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Ice Dye: Apartment Edition

Ice Dye: Apartment Edition

Britt and I have a tradition of tie dyeing almost every year! This summer we decided to attempt it at Britt’s apartment… Instead of doing pots of dye on the stove or in buckets outside, we discovered ice dyeing, which was a new technique for us. We decided to try it out in a new crafting space- the carport! 😉

We began by doing some research about ice dying methods! One of our favorite articles came from Brit+Co at https://www.brit.co/how-to-ice-tie-dye/ . Once we had researched methods, we brainstormed ideas for making the project more small-space friendly. With our new found inspiration, we gathered supplies and set out to see how big of a mess we could make in Brit’s car port!

Supplies

  • Tarp
  • Rubber gloves
  • Paper towel
  • Scissors
  • Tin pans with plastic lids
  • Cookie racks
  • 1 lb. Soda Ash
  • Rit Dye (We also tried a polyester dye for a poly/cotton blend scarf… it didn’t work as well.)
  • Ice
  • Rubber bands (You only need these if you want to do starbursts or to tie up the fabric to produce a certain pattern).
  • Natural fiber clothing to dye

Step 1: Soda Ash

We started by dissolving a package of soda ash in a couple of gallons of water, according to the package directions. We then soaked the clothing in the soda ash solution for about an hour before ringing the pieces out and taking them outside for dying. (The soda ash is supposed to help the dye take to the fabric better.)

Step 2: Stabby stab!

Now for our small-space-friendly innovations! We needed a way to contain the dye after the ice and dye melted. We used scissors to poke holes into the plastic lid that accompanied the tin pans. We planned to place the lid on the pan, and then put the garment/ice/dye on top of the lid. When the ice melted, it would liquefy the dye which would drip through the garment and into the pan! In theory, of course! 🙂

Step 3 – Optional

I love starbursts so I used tiny hair rubber bands to create them around the bottom of some shirts I was dying.

Step 4: Assemble materials!

We first covered the carport floor with a large tarp. We then placed the plastic lids on the tin pans and thrifted cookie racks over the tin pans that didn’t have lids. With paper towel, gloves, dye, and ice in place, we were ready to go!

Time for some tie dye! We used primarily powdered Rit dye, which works best on clothes that are made of natural fibers, like cotton, rayon, linen, and silk. We did experiment with a polyester-friendly dye as well, but didn’t think it worked well for this project. Live and learn! 🙂

Step 6: Arrange fabric and add ice.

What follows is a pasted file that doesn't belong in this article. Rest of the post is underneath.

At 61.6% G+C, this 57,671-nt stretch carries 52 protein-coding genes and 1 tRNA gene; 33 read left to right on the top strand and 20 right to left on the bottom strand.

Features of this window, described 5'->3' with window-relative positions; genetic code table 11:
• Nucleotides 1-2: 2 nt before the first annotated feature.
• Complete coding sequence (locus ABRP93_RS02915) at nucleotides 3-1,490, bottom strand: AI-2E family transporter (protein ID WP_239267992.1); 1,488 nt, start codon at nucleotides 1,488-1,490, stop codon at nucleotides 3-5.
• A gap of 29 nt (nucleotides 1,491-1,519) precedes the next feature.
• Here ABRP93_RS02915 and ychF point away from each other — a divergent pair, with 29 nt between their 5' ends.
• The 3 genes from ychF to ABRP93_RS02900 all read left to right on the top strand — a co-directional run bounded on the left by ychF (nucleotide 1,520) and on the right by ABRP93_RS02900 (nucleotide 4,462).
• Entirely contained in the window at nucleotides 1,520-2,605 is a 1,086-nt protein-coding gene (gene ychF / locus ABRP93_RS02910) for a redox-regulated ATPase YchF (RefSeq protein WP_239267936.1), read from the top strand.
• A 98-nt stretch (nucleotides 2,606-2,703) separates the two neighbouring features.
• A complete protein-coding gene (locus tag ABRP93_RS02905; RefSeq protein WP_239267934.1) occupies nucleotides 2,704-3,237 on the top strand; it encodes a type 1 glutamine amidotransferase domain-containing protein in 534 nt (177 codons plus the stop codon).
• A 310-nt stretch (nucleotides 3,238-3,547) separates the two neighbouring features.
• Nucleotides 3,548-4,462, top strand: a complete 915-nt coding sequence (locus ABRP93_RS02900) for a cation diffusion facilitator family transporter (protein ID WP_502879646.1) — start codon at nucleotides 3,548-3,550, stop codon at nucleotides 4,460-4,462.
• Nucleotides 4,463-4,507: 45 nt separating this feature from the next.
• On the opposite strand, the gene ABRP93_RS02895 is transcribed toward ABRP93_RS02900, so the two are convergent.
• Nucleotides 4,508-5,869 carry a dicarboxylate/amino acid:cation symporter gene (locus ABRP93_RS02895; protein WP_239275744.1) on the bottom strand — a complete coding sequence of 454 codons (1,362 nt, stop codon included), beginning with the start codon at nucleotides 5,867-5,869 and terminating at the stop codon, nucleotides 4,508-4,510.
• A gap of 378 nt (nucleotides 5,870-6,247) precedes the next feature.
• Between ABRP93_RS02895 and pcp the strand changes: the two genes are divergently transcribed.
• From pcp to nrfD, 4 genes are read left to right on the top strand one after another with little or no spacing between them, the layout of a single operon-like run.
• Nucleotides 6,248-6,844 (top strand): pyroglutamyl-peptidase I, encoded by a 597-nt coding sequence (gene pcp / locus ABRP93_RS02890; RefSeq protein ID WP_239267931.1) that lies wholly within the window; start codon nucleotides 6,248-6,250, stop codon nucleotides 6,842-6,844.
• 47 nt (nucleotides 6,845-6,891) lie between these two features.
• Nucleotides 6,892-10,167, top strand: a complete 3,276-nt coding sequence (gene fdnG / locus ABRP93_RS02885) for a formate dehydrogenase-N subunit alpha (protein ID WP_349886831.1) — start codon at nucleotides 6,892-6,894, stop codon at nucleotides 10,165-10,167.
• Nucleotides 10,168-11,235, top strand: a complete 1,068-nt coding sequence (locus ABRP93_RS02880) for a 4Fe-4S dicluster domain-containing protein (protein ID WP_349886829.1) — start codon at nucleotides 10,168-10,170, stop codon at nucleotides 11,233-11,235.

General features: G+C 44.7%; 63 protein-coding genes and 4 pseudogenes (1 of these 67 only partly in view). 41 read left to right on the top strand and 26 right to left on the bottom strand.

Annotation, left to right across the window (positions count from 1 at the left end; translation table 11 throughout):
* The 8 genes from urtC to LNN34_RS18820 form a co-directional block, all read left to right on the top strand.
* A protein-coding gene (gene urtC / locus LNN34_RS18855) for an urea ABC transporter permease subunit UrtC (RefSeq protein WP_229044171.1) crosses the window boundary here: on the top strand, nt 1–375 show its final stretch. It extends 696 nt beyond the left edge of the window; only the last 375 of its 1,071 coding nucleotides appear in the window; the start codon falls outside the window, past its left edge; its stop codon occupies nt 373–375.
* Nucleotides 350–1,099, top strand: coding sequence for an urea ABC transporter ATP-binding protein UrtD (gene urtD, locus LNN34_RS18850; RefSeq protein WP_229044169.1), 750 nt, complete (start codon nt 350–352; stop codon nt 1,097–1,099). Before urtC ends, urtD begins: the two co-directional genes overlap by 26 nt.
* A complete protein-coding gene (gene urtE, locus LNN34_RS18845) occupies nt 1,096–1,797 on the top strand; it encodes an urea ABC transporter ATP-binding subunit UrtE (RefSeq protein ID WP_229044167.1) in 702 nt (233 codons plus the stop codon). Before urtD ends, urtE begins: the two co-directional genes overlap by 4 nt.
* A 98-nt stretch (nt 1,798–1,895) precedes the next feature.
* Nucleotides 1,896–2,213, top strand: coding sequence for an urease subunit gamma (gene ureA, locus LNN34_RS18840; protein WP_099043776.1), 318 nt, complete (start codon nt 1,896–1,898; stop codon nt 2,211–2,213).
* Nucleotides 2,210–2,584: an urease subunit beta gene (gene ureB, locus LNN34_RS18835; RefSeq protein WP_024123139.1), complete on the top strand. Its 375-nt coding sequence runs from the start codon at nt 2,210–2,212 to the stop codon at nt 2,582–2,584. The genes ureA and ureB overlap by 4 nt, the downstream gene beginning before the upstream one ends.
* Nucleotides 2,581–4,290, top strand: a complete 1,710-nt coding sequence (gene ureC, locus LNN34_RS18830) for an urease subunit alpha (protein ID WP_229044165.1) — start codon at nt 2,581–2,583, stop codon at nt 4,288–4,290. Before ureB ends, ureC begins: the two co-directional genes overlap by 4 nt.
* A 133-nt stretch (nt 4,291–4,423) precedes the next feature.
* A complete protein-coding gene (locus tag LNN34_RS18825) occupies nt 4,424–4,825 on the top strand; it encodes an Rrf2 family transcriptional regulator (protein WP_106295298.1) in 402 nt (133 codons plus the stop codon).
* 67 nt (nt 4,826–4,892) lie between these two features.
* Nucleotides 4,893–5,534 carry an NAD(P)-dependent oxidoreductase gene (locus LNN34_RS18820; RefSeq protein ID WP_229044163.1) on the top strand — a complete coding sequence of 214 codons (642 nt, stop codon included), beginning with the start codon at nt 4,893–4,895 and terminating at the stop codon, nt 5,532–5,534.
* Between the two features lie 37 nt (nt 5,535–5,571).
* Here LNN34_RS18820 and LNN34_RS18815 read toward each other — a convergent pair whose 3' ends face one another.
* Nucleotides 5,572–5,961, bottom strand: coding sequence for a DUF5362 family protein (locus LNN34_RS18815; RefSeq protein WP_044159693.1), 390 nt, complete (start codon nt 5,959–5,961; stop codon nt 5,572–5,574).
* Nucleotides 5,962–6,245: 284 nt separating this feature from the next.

We scrunched up the damp garments so that they fit on the lids/racks above the pans. (Scrunching the fabric helps the dye create patterns as it melts!) We then covered all of the garments in a layer of ice cubes! We only used one bag of ice, but almost ran out! When in doubt, just get more ice! 🙂

Step 7: It’s time to dye.

We opened the packages of dye and shook the powder onto the ice. There isn’t really a specific method for this part, just have fun!

We ended up leaving the ice to melt over night. (When I dyed sheets back at home a few weeks later, I left the dye sitting for 3 hours in the sun.) In the morning we collected our ice dyed goodies from the car port and put them in the wash…

Results!

The dye had a harder time melting through and getting to both side of thicker materials like those in the tote bags and a shorts. The pieces still turned out pretty cool, but the back sides didn’t receive as much dye. The T-shirts and silk shirt we dyed, though, turned out really well on both sides!

We hit the beach rocking our new ice dyed clothing!

We fit right in at Brit’s local market.

Clean Up!

We washed the tin pans and cookie racks in the bathtub so I could take them home and do some ice dying with my friends! (The dye water dyed the soap scum in the tub, but did not dye the actual tub because we scrubbed it clean right away. Your tub might retain dye if it is old and/or cracked. If in doubt, you can do this step outside.) We used first paper towel and then a hose outside to clean the tarp outside. Relatively easy and quick clean up!

Britt and I have deemed this project apartment-carport friendly! I had so much fun ice dyeing that when I returned home, I ice dyed some sheets to remake into curtains. You can check out that project here: https://partnersincraft.com/ice-dyed-curtains/ Be sure to follow us and our YouTube channel for more fun projects coming your way soon! 🙂 Stay crafty, Everyone!

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